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Maternal Ethnicity and Weight Can Affect Pain and Labor

But effects are modest compared with the substantial differences observed between women

FRIDAY, Oct. 30 (HealthDay News) -- Asian women and heavier women have slower labor and report less pain, but ethnicity and weight do not explain the substantial differences observed between women, according to a study in the November issue of Anesthesiology.

Jozef Debiec, M.D., and colleagues from Columbia University in New York City developed a mathematical model for pain and labor progress using retrospective data from 500 consecutive deliveries evenly divided among five self-reported ethnic groups (Asian, African-American, Hispanic, Other, and Caucasian). Pain was modeled as a sigmoidal function of cervical dilation, and labor progress was modeled as a biexponential function describing the latent and active phases of labor and showed substantial intersubject variability.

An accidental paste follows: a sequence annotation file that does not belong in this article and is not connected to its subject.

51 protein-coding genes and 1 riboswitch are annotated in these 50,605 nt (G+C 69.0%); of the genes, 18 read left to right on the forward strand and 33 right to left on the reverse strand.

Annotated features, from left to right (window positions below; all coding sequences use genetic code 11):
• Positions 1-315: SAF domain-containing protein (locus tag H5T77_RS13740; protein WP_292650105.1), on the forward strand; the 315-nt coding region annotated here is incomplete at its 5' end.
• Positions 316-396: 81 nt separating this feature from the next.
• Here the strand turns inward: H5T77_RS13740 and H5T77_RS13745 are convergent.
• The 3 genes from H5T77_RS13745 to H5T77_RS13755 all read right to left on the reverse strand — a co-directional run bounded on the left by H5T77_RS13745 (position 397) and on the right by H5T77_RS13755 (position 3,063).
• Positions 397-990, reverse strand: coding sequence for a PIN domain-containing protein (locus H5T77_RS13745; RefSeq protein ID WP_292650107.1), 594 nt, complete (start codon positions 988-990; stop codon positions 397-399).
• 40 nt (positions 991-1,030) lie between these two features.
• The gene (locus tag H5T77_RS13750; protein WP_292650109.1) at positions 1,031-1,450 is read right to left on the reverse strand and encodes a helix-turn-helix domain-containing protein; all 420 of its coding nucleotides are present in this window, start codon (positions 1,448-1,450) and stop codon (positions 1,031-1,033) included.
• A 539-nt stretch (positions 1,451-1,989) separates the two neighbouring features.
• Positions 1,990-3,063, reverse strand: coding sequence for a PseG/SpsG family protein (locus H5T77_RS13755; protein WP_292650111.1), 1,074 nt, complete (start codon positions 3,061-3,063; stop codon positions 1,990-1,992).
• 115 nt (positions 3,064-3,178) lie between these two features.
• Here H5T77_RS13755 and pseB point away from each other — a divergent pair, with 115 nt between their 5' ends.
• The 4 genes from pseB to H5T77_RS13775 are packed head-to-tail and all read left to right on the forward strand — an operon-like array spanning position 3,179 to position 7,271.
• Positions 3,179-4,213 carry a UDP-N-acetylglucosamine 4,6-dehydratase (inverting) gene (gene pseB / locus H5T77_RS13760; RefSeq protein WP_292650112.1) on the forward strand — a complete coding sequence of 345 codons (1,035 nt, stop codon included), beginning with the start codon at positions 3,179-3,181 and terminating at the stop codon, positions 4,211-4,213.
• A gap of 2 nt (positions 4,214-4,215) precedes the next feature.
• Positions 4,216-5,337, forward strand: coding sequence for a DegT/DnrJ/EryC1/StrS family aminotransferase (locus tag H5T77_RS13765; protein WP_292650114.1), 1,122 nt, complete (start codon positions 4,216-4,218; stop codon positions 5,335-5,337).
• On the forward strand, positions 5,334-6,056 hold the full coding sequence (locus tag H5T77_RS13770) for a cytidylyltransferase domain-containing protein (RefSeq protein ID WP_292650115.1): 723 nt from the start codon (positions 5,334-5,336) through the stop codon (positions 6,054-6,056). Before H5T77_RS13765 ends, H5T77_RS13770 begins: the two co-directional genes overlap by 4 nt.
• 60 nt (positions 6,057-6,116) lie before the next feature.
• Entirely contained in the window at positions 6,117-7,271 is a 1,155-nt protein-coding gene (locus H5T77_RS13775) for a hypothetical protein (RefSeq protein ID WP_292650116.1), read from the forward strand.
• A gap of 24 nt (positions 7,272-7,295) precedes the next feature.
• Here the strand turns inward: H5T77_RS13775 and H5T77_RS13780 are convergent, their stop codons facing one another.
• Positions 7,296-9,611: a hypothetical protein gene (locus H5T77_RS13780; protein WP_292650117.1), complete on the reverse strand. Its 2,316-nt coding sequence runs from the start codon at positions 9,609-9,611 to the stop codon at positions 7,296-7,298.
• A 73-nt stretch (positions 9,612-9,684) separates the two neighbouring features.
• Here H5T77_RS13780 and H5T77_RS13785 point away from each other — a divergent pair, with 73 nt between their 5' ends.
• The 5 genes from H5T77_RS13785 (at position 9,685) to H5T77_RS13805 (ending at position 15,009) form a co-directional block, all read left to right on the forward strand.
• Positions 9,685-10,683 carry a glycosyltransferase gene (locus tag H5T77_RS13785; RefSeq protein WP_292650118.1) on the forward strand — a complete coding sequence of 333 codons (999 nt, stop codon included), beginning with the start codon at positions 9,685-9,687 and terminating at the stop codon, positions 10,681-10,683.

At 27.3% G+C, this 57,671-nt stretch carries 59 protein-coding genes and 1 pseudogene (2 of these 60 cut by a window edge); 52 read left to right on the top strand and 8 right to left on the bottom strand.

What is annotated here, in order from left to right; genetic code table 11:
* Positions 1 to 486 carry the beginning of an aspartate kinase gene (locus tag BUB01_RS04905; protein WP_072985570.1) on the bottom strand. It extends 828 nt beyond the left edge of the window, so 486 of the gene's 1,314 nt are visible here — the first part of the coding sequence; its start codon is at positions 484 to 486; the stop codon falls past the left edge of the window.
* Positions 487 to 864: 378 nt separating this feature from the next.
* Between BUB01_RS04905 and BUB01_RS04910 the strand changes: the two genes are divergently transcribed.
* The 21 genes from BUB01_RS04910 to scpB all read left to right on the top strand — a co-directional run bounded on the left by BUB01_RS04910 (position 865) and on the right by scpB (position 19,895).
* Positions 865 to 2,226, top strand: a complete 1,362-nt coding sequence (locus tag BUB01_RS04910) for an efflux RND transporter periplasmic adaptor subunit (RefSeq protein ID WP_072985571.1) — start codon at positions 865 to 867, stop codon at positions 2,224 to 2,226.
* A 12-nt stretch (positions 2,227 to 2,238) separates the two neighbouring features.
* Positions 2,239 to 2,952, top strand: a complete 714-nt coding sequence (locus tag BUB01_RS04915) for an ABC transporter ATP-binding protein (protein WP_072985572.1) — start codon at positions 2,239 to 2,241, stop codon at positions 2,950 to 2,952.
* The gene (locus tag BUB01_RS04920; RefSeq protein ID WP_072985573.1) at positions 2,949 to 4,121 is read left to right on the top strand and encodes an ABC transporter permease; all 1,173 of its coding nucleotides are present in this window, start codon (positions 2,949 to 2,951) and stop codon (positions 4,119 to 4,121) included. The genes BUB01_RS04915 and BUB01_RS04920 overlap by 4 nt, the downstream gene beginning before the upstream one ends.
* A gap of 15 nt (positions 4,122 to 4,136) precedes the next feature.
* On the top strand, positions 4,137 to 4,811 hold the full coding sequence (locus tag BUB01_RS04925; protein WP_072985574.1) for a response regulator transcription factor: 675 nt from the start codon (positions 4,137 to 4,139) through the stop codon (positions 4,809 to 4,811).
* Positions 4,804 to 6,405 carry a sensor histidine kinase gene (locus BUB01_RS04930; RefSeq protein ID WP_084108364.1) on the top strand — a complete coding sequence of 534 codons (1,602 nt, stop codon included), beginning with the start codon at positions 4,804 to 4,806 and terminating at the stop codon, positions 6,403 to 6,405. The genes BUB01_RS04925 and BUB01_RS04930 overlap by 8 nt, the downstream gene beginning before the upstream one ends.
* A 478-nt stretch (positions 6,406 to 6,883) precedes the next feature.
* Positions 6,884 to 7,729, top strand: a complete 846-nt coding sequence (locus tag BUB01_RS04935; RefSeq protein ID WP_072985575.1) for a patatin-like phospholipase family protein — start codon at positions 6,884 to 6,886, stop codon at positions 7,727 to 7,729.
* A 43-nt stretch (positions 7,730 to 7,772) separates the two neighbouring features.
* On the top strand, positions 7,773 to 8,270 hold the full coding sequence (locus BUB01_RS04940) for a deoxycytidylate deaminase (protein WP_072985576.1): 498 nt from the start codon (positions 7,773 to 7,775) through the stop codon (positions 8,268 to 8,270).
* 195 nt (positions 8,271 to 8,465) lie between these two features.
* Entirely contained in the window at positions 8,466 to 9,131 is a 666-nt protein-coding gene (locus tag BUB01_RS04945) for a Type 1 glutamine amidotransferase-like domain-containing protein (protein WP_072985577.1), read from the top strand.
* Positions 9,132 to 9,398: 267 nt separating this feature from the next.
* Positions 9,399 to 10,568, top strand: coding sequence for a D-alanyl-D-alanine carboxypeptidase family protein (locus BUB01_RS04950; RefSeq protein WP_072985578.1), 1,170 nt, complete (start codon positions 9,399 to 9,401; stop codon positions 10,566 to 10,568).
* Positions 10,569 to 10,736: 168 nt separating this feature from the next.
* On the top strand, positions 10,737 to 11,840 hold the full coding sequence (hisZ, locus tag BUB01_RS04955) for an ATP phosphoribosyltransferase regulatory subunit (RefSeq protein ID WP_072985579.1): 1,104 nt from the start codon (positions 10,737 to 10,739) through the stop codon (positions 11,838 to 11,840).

The researchers found that Asian women had significantly slower active labor and reported significantly less pain during their labor compared with other ethnic groups. Neuraxial analgesia was significantly associated with slower labor while greater maternal weight was significantly associated with slower active labor.

"Asian women and heavier women had slower labor and slower onset of labor pain than others," Debiec and colleagues conclude. "These effects were modest compared with the substantial remaining unexplained subject-to-subject variability in labor progress and labor pain."

One of the authors is a co-developer of PLT Tools and has a financial interest in the software.

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